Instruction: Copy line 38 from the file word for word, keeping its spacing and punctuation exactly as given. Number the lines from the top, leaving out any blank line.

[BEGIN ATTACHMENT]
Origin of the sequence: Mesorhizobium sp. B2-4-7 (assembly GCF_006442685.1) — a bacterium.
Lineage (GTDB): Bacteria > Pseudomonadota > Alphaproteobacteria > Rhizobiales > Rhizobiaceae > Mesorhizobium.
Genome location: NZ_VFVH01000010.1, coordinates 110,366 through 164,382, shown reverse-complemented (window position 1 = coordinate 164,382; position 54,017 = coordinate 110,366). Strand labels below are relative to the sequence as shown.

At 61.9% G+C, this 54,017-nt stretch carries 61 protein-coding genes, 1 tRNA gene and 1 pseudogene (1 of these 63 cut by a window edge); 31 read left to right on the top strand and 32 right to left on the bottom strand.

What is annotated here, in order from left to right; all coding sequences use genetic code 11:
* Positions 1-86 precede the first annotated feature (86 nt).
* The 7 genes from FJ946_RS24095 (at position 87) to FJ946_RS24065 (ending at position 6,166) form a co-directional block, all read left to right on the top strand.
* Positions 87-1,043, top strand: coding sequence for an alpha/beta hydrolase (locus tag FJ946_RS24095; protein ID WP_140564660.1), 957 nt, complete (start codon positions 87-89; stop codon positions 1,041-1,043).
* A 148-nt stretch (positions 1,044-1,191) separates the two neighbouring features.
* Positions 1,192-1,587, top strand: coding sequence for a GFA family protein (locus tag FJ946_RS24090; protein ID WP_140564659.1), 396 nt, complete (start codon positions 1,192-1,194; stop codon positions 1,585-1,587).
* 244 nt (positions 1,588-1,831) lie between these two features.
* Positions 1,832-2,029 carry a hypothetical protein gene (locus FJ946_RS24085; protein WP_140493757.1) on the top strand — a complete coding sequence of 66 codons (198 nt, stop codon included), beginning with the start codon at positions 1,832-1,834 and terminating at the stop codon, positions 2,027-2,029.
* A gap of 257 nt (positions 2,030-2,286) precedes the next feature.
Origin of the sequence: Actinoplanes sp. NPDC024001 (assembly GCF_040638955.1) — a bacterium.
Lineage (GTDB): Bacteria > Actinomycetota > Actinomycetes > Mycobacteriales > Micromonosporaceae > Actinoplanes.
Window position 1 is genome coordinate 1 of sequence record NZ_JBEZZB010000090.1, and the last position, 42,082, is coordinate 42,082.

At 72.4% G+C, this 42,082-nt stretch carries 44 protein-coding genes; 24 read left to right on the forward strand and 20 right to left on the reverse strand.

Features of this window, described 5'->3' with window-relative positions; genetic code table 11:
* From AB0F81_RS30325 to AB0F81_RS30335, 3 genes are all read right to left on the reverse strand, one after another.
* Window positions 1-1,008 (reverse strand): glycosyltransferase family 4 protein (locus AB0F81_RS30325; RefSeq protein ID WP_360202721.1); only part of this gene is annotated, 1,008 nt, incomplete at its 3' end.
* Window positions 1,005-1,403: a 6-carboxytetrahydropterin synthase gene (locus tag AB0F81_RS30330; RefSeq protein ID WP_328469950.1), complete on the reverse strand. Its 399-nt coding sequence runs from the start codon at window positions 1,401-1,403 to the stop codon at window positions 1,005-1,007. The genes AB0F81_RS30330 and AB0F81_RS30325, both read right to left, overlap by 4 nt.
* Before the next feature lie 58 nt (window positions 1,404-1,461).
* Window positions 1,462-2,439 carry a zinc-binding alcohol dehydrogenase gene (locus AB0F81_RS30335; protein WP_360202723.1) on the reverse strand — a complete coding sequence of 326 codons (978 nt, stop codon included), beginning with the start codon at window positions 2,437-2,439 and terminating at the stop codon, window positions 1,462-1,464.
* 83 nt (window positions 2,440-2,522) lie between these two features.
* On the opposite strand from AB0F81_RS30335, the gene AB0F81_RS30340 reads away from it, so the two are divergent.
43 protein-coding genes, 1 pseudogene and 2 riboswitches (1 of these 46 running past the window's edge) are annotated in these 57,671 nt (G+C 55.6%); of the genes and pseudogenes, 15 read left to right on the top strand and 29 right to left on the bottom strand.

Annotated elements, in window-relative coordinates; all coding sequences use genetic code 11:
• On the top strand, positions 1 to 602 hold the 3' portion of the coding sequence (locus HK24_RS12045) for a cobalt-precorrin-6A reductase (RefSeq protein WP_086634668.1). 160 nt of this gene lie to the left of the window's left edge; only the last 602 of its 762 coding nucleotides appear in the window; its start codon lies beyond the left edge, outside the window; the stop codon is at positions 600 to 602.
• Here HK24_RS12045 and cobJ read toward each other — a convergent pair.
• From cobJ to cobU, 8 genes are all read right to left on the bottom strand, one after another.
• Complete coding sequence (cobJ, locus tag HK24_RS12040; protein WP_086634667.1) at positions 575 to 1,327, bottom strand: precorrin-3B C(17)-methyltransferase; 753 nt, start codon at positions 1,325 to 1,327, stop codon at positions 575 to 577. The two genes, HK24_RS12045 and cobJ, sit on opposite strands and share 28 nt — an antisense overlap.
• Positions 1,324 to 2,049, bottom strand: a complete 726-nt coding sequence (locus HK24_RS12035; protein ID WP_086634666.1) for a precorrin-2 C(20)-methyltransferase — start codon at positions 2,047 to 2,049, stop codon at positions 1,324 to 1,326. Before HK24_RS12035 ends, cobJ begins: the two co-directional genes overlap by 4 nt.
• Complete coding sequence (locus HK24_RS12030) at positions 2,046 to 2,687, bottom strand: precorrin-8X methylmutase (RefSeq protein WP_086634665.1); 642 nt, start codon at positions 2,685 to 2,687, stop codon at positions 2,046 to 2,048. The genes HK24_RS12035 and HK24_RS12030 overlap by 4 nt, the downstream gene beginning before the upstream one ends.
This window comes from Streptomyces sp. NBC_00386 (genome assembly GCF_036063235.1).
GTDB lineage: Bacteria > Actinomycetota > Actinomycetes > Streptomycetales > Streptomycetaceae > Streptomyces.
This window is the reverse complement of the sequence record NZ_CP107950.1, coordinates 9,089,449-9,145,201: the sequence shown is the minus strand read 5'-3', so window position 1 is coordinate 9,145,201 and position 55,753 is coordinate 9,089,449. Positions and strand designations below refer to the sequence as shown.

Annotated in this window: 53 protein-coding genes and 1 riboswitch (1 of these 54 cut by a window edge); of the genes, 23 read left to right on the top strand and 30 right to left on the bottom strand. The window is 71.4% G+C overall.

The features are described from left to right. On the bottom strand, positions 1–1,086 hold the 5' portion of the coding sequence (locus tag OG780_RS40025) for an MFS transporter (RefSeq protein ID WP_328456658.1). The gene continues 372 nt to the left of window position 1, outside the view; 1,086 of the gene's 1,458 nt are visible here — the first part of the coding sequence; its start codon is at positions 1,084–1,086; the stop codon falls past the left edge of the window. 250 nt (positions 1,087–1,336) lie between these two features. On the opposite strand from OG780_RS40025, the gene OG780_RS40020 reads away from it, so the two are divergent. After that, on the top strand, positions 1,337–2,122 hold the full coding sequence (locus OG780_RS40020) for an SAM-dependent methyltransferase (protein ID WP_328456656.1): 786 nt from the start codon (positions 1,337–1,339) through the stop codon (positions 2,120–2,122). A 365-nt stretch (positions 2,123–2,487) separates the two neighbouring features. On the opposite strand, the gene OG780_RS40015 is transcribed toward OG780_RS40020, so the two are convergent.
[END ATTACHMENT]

The features are described from left to right. On the bottom strand, positions 1–1,086 hold the 5' portion of the coding sequence (locus tag OG780_RS40025) for an MFS transporter (RefSeq protein ID WP_328456658.1). The gene continues 372 nt to the left of window position 1, outside the view; 1,086 of the gene's 1,458 nt are visible here — the first part of the coding sequence; its start codon is at positions 1,084–1,086; the stop codon falls past the left edge of the window. 250 nt (positions 1,087–1,336) lie between these two features. On the opposite strand from OG780_RS40025, the gene OG780_RS40020 reads away from it, so the two are divergent. After that, on the top strand, positions 1,337–2,122 hold the full coding sequence (locus OG780_RS40020) for an SAM-dependent methyltransferase (protein ID WP_328456656.1): 786 nt from the start codon (positions 1,337–1,339) through the stop codon (positions 2,120–2,122). A 365-nt stretch (positions 2,123–2,487) separates the two neighbouring features. On the opposite strand, the gene OG780_RS40015 is transcribed toward OG780_RS40020, so the two are convergent.